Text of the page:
ESSEX – As smoke billowed overhead, Steve Burglund and friends grabbed as much as they could from his cabin and piled it into two pickup trucks and a trailer.
Everything had to go – lamps, tables, family photos, his dad’s old speed skates and skis. Lots of skis.
“I don’t know if the fire will get here, but the chances are good,” Burglund said. “We’ve always worried about this day.”
It’s a scene that has played out several times across the American West this summer as more than 7 million acres has gone up in smoke in a wildfire season the head of the U.S. Forest Service recently called “the new normal.”
In Northwest Montana, nearly a dozen large fires have scorched tens of thousands of acres in the worst wildfire season in a decade. On the southern edge of Glacier National Park, the community of Essex is on edge as the Sheep Fire burns just a mile away, threatening more than 200 structures and two critical transportation corridors, U.S. Highway 2 and BNSF Railway’s main line between Chicago and Seattle. On the Flathead National Forest’s Spotted Bear Ranger District, the Bear Creek Fire blew up last week engulfing nearly 20,000 acres east of Swan Lake making it the largest active fire in Montana. And further west, in the Bull River Valley, nearly 40 homes have been evacuated as the Napoleon Fire chews through thousands of acres between Noxon and Troy.
Smoke has rolled in from Washington, where even more land has been scorched in that state’s largest fire season ever. One fire, the Okanogan Complex, has burned 400 square miles in the central part of the state. That same fire claimed the lives of three firefighters last week.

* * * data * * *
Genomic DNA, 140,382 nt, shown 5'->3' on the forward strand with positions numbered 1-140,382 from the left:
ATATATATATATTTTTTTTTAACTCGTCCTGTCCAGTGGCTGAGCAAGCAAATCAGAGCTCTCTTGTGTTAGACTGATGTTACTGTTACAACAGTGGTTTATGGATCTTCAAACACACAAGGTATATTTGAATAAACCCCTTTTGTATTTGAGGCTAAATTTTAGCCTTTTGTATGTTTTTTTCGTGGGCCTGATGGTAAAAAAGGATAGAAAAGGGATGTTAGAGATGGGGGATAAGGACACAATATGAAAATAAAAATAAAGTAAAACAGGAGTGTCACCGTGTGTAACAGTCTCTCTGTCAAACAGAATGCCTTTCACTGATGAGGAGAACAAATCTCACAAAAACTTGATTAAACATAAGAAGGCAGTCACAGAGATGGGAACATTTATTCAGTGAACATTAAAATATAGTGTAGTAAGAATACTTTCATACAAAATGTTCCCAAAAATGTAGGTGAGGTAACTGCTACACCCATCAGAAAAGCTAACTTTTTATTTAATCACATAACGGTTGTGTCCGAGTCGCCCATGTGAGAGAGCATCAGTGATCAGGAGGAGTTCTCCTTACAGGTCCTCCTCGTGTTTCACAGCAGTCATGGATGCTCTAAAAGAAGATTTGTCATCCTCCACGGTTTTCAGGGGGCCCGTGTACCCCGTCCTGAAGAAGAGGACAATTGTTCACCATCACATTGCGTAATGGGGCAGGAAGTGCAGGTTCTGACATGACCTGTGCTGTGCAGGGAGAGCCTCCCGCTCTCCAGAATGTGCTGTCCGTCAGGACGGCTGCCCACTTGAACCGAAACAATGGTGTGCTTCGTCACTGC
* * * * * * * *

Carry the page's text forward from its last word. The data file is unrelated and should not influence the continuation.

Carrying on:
The fire season that has engulfed the Northwest comes amid a historically dry summer, one that is so dry that one fire analyst said it could take more than one season-ending rain or snow storm to finally put a damper on the fires. At an organizational meeting on Aug. 23, the incident management team at the helm of the Thompson-Divide Complex said they are making plans to stay on site well into September.
“We’re in it for the long haul,” said fire behavior analyst David Greathouse.
While in years past the fire season has traditionally come to a close by September, climate change is rapidly pushing that end date further into the fall. According to a new study from the U.S. Forest Service, fire seasons are now on average 78 days longer than they were in the 1970s.
Mike Richmond, a meteorologist with the Northern Rockies Coordination Center, said that this year’s season could last into the first week of October.
“A dry winter coupled with the fact that we did not get a lot of rain in May and June pushed us into the extreme,” he said.
Richmond said the region could see similar fire conditions next year as an El Nino weather pattern sets itself up in the Pacific Ocean. Even though the El Nino could result in more precipitation, if it comes as rain instead of snow, vegetation could quickly dry out next spring.
But what happens next year is of little concern to people worried about what will happen next this season.
Last week, as the Sheep Fire continued to rage just a few ridges away, residents of Essex packed what they could and hoped for the best. At the end of a dirt road, Ted and Lisa Steiner were clearing brush from around their cabin and covering the porch with fire-resistant foil.
“We’re doing what we can and seeing what happens,” Lisa said. “You’ve got to respect Mother Nature.”
Next door, Burglund cleared out his family’s cabin that has stood near the railroad tracks for 95 years. The cabin was built a decade after the last major wildfire roared through Essex, the legendary Big Burn of 1910.
“It’s nothing special,” Burglund said, looking at the cabin as he loaded up another arm full of photos and memories, “but it’s ours. It’s our happy place.”
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